18 December 2020

Published December 16, 2020 by rochellewisoff

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The next photo is the PROMPT. Remember, all photos are property of the photographer, donated for use in Friday Fictioneers only. They shouldn’t be used for any other purpose without express permission. It is proper etiquette to give the contributor credit.

PHOTO PROMPT © Sandra Crook



Genre: Historical Fiction

Word Count: 100


“Here’s something you might enjoy, Raymond.” Annie handed her young son a book. “The Wizard of Oz. It teaches us that everyone has a brain, a heart and courage.”  

             “I love it, Mama.”

In his teens he discovered the theater. He idolized Fred Stone who originated the role of the scarecrow in the stage version of L. Frank Baum’s classic. Stone’s loose-limbed dance form intrigued Raymond.

            Against his father’s wishes, the courageous youth set his mind on a career in entertainment.

            As the scarecrow, with haphazard style, Ray Bolger danced across the screen in M-G-M’s classic The Wizard of Oz.

66 comments on “18 December 2020

    • Dear Dale,

      I did want to be an artist when I grew up…oh and an actress. 😉 The author part came much later. So I admire people like Mr. Bolger who set his sights on a goal and reached it. Thank you for your affirming comments on and off the grid. ❤

      Shalom and lotsa hoofing hugs,



    • Dear Bear,

      I watched the movie every year and used to think how wonderful it would be if I could see it whenever I wanted. Years later, I had to rethink that when we recorded it on VHS. My youngest son insisted on watching it every day, or so it seemed. I found myself wanting to banish the Lollipop Guild. 😉 Occasionally, these days, I do pull out the anniversary DVD and give it a go.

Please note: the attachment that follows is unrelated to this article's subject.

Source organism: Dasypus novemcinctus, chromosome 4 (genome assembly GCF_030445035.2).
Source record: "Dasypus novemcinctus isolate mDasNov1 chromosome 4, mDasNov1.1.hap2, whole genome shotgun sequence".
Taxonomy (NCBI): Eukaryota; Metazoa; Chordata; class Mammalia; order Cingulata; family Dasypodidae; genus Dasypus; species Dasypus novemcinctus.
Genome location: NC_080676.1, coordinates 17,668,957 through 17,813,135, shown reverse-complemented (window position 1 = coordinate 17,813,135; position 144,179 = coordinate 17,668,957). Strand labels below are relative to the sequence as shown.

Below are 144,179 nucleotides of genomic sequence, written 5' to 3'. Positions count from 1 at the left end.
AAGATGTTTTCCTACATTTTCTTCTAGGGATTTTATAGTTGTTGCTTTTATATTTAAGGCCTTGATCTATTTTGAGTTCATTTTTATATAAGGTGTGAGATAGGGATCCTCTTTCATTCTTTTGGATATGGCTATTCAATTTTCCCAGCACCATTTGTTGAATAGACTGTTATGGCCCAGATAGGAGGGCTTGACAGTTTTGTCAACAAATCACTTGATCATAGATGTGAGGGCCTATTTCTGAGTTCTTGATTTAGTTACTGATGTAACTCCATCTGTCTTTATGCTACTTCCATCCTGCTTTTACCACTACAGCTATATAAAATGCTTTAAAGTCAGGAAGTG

Liked by 1 person

  • I didn’t know that’s what we were supposed to learn from “The Wizard Of Oz.” I thought it was, “Don’t trust the man behind the curtain.” and “Never go to Kansas when it’s windy.”

    I’ve only read the book in recent years. I was amazed by how much they toned-down the movie and that it was supposed to be a book for kids.

    Liked by 1 person

    • Dear Nobbin,

      I haven’t actually read the book. Or if I did it’s been so long ago I don’t remember much of it, other than the fact that Dorothy arrived back in Kansas in her stocking feet. Nonetheless, I’ve always loved the movie version. Thanks for breezing by.



      Liked by 1 person

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